The paper that thinks it’s an agency

Newspapers aren't supposed to moonlight as advertising agencies. But no one seems to have told that to the Ottawa Citizen - just ask Today's Colonial Furniture, a local sofa seller in the nation's capital.

Newspapers aren’t supposed to moonlight as advertising agencies. But no one seems to have told that to the Ottawa Citizen – just ask Today’s Colonial Furniture, a local sofa seller in the nation’s capital.

Over the last five years, the relationship between client and paper has developed from the Citizen running Colonial’s ads, to co-developing the creative, to helping its client set up sponsorships, to developing in-store materials – even unifying the furniture store’s branding imagery. In effect, the paper is providing services normally only available from larger agencies and branding consultancies.

The year 1997 marked the turning point. Since then, the Citizen has helped develop point-of-sale materials and in-store posters, buttons, flyers – virtually anything Colonial needed. In the following years, the paper moved towards a ‘value-added’ relationship where it would seek out opportunities for Colonial to bolster its community image, such as setting up an event in partnership with the Ottawa Senators to increase the company’s visibility in the Ottawa area.

‘I wouldn’t go to an agency now. They call us all the time, but I get better value from the Citizen,’ says Colonial’s VP of marketing, Marc Comeau.

For Comeau, the Citizen has become indispensable. When he wants a flyer ready for the weekend, he calls up account executive Linda Galloway, they set up a meeting with his own designer, and together they can finish it within 24 hours.

But beyond simplicity and speed, the Citizen has helped ensure the 67-year-old furniture store’s community image is everywhere. Cross-promotions with local spas and casinos have helped over the past few years, and recently the Colonial name has been tacked onto both Bill Cosby and the Ottawa Senators.

Recently, the Senators were the hottest ticket in town. And with the help of the Citizen’s contacts, Colonial’s logo appeared among those of the big boys at the Corel Centre.

‘The logo recognition alone is incredible,’ Comeau says. ‘We were seen on Hockey Night in Canada on the CBC. It gives…the illusion [we're] a huge national, even though we’re a local retailer.’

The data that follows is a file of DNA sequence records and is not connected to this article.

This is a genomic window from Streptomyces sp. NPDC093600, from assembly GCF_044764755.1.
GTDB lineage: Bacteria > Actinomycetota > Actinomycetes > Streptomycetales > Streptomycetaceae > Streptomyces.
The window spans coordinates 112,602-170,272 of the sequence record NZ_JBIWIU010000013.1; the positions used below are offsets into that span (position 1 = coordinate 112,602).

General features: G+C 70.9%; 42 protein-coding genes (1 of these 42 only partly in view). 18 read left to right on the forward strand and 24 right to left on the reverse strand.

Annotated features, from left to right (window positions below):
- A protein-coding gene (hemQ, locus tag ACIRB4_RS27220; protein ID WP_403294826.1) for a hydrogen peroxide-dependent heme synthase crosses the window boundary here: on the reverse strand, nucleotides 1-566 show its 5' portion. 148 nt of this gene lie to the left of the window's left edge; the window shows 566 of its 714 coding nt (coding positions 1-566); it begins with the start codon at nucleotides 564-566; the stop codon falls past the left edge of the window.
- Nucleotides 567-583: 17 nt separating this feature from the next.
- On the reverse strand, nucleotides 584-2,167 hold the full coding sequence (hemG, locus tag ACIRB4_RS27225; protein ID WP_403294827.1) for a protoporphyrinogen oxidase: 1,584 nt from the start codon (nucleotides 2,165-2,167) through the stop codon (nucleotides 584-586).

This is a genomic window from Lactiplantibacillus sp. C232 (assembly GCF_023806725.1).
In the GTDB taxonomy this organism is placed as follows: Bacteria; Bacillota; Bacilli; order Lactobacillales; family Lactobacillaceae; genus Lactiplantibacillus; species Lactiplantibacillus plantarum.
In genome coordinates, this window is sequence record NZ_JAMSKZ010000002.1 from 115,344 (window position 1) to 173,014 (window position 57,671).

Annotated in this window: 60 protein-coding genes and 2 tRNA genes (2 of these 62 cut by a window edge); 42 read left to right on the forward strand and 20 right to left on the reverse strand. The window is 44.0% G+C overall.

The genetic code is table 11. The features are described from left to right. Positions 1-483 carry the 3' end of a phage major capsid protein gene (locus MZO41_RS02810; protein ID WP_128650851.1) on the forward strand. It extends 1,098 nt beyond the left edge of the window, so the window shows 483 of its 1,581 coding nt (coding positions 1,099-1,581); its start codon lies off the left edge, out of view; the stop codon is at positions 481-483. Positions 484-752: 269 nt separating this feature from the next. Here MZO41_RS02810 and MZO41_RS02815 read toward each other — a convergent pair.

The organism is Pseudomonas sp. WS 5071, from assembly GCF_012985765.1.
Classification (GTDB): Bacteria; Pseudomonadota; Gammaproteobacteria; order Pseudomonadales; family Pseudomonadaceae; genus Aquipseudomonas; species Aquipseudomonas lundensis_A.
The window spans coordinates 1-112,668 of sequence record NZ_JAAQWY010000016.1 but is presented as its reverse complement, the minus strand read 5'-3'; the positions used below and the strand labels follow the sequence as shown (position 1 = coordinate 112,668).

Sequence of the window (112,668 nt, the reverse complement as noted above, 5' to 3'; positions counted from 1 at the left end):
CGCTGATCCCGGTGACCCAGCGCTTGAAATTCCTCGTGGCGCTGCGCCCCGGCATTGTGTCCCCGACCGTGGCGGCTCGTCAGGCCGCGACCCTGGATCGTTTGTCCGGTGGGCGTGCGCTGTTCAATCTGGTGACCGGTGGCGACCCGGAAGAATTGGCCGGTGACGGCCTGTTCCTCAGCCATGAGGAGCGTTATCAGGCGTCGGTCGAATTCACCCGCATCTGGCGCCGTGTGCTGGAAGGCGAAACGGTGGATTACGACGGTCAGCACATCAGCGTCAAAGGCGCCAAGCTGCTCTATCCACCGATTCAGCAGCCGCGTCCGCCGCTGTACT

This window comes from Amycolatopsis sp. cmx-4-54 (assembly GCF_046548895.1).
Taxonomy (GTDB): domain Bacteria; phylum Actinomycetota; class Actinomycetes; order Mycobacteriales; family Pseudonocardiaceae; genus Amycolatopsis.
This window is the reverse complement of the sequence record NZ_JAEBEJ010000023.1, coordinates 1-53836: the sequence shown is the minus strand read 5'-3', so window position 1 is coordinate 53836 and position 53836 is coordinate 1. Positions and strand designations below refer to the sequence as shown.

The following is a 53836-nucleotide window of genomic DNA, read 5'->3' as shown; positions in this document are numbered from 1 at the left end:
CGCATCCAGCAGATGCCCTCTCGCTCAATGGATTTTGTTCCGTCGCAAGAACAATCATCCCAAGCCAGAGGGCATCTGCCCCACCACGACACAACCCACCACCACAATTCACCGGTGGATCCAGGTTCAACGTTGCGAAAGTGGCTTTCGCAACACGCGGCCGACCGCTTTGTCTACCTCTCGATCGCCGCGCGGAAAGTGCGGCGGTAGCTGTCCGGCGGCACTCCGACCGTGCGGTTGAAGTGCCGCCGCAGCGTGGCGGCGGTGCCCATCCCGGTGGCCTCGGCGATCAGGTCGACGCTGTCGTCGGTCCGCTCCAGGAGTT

The furniture store’s latest cross-promotion is the third annual ‘Colonial Furniture Ride For Dad,’ a charity event where citizens sponsor motorcycle riders to travel across Ottawa, with funds going towards prostate cancer research.

‘It’s community building at its best,’ Galloway says. ‘It places them not only as the number one furniture store but also as a supporter of their home town.’

But as the Citizen’s marketing services continue to expand, Galloway is disturbed that other local marketers haven’t followed Colonial’s lead.

‘For some strange reason, there’s a lot of skepticism,’ she explains. ‘Some people think there’s a hidden agenda. But that’s just small-time thinking. We think out-of-the-box. There’s much more beyond the Friday morning advertisement.’

And while clients may be nervous about the novelty of a newspaper that thinks it’s an agency, providing such services is far from a new idea.

‘What they’re doing is not encroaching on adverting agencies, rather, they’re just trying to reclaim their original territory,’ says Philippe Garneau at Garneau Würstlin Philp Brand Engineering in Toronto, adding that back at the turn of the century, a newspaper would approach local merchants, like tailors for example, and offer to produce the creative in exchange for them purchasing ad space in the paper.

‘So if anything, the Citizen is reclaiming an old model. They’re absolutely welcome to it. Obviously, if there’s a market for what they’re doing, it means there’s an unmet need out there,’ he says.

Garneau is not convinced, however, that a newspaper can be successful as a branding company as well. He says that even advertising agencies aren’t very good at branding, so he doubts that a newspaper would be better.

‘Can you build a sustainable brand through ads in the newspaper – especially if it’s done by that paper? I’m not sure,’ he adds. ‘It has to be a special brand that’ll work that way, because newspapers are for shopping. It’s the same reason why we don’t advertise ING Direct, for example, in the newspaper – because people don’t shop for investment savings accounts.’

But whatever you want to call it, the Citizen’s ad hoc agency services seem to be delivering where it counts: While Comeau is quick to acknowledge that the reps at CHUM Group in Ottawa who handle the radio and television buys have played an important role as well, there’s no arguing with sales that have steadily increased by 3 to 5% a year since 1997.